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A woman mid air with legs tucked back performing a dance move with students

Keeping Hope Alive Through Dance

When a pandemic interrupted this Kentucky senior's plans to compete and dance around the country, she brought the rhythm to her hometown instead.

November 16, 2020

Paula Ann Solis

Since she was in first grade, Hazard High School senior Emiley Blair has danced. Ballet, jazz, tap, lyrical; she’s done it all. Just not in Hazard. Blair, 17, usually travels an hour outside her Eastern Kentucky hometown several times a week to meet up with her dance team. And her team usually travels across the country for competitions.

But this year—as a pandemic pressed pause on happenings across the world—this is the year that Blair kept the beat going in her own town.

Blair volunteered to teach a small, but growing, hip-hop dance class for children ages 7 and up at a new downtown arts center, ArtStation, developed to be a place of learning and gathering for Appalachian artists of all kinds.

ArtStation in Hazard, KY. Justin Skeens

“I love working with the kids, especially the younger ones,” Blair says. “This is a good opportunity for me to learn about teaching, which is just a good skill to have, and to stay involved in my community.”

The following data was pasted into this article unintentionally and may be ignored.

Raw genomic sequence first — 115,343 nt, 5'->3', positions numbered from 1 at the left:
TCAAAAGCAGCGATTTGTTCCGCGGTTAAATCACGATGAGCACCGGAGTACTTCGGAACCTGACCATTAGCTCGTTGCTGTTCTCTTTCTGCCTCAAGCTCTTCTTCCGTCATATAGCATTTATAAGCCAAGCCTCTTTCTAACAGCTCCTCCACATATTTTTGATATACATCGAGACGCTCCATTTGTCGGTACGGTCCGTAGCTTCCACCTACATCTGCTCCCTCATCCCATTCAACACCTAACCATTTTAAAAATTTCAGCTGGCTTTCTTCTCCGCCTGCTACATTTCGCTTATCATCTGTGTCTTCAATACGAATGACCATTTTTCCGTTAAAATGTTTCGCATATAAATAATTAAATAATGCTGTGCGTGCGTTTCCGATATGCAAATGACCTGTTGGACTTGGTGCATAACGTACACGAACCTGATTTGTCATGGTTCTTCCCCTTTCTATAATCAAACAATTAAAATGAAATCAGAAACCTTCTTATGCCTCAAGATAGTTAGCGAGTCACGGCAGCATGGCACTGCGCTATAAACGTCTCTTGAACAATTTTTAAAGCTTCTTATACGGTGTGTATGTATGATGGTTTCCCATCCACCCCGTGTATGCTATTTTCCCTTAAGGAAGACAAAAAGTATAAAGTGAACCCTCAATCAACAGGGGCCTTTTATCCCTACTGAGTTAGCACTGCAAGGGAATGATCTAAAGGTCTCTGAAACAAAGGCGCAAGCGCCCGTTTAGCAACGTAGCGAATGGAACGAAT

Dancing 6 feet apart (masks-off during water breaks and cool-downs) the children are managing the social distancing rules better than she expected, Blair says. At the start of school, Blair herself was still attending her high school in person. She knows firsthand how awkward the new normal has felt for her and her peers.

“Around here, it’s been pretty hard with everything closing. The world just sort of stopped,” Blair says. “But it stopped for kids too, so I hope this class is something that can bring a bit of normal to them.”

One recent Friday evening, Blair chose the upbeat Shawn Mendes track, “There’s Nothing Holdin’ Me Back,” for a hip-hop lesson. When leading the class, Blair watches for form and style, but she’s also watching for smiles.

“I didn’t know any of these kids before I started teaching these classes,” Blair says. “It’s amazing how you can touch lives with just movement and showing a little bit of love and care.”

And the fun doesn’t have to end with the kids, Blair says. Staying isolated indoors all day is just about the best excuse anyone could have to turn up the volume and dance like nobody is watching.

“Turn on whatever music feels right and do whatever move feels good. Regardless of whether you’re in a studio or your bedroom, dance is the best release.”

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